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The company that scans documents, Scan-Optics, has quadrupled its staff and is expected to have cleared the backlog by the end of next week, Bremby said. At that point, he said, documents should be in the DSS system within 24 hours of being received, as required by the company’s agreement with the state.

In some cases, when a DSS worker can’t find a form a client sent in, it’s not that the document hasn’t been scanned, Bremby said. Instead, it’s another problem: Some documents aren’t being indexed correctly, meaning that they don’t end up in clients’ files. That’s also being addressed, he said.

As an interim step, DSS announced Thursday that it was extending food and medical benefits for 15,500 households at risk of losing them Sept. 1, to ensure that people aren’t cut off if their forms are stuck in the backlog or improperly routed.

Bremby said there are “growing pains,” but that he believes improvements at Scan-Optics will lead to lower call volumes and wait times, since people won’t have to call repeatedly to see if their paperwork arrived, and DSS workers will be able to access documents promptly.

Piles of paper

In theory, the new system is supposed to make it easier for people to reach a worker and get problems addressed. Having documents scanned means that any DSS worker in the state can access a client’s file to process an application.

DSS’ new central phone system has several automated options and replaces the separate phone systems each regional office had. Callers who want to talk to a person get routed to one of three DSS offices that now serve as call centers.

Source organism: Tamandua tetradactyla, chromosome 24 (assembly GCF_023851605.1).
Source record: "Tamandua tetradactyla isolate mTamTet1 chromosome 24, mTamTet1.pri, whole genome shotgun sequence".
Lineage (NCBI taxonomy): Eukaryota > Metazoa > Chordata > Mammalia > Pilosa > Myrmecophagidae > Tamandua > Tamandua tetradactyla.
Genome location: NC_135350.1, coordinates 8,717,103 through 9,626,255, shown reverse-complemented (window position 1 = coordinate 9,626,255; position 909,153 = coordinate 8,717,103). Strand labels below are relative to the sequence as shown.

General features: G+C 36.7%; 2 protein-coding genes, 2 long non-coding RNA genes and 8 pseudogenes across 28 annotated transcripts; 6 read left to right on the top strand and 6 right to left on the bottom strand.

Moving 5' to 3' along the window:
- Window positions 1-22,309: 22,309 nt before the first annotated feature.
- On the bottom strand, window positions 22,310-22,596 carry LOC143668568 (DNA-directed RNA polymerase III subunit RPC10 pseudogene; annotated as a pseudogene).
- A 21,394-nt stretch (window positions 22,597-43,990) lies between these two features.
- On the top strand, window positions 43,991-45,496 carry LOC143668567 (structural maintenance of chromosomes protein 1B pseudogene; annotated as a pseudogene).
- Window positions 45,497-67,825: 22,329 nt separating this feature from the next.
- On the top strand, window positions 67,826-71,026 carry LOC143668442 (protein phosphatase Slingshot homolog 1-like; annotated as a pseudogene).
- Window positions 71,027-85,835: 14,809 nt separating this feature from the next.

But Dean thinks the new system has made things worse. One of her clients has a newborn who was going to be cut off from medical assistance and was told to reapply, even though Dean said she’d faxed the information and received confirmation.

In the past, people complained that documents got lost in piles of paperwork at DSS offices, delaying applications and causing people to lose their benefits even if they submitted the necessary renewal forms.

“The whole scanning process was supposed to obliterate that,” Dean said. “We weren’t supposed to have to do double the work. That was the whole point of having it immediately put into the system within 24 hours.”

Bremby said the backlog should be cleared soon by Scan-Optics, which he said was surprised by the volume of documents. DSS, which serves about 750,000 state residents, handles more than 3 million pieces of paper a month.

Troubleshooting options gone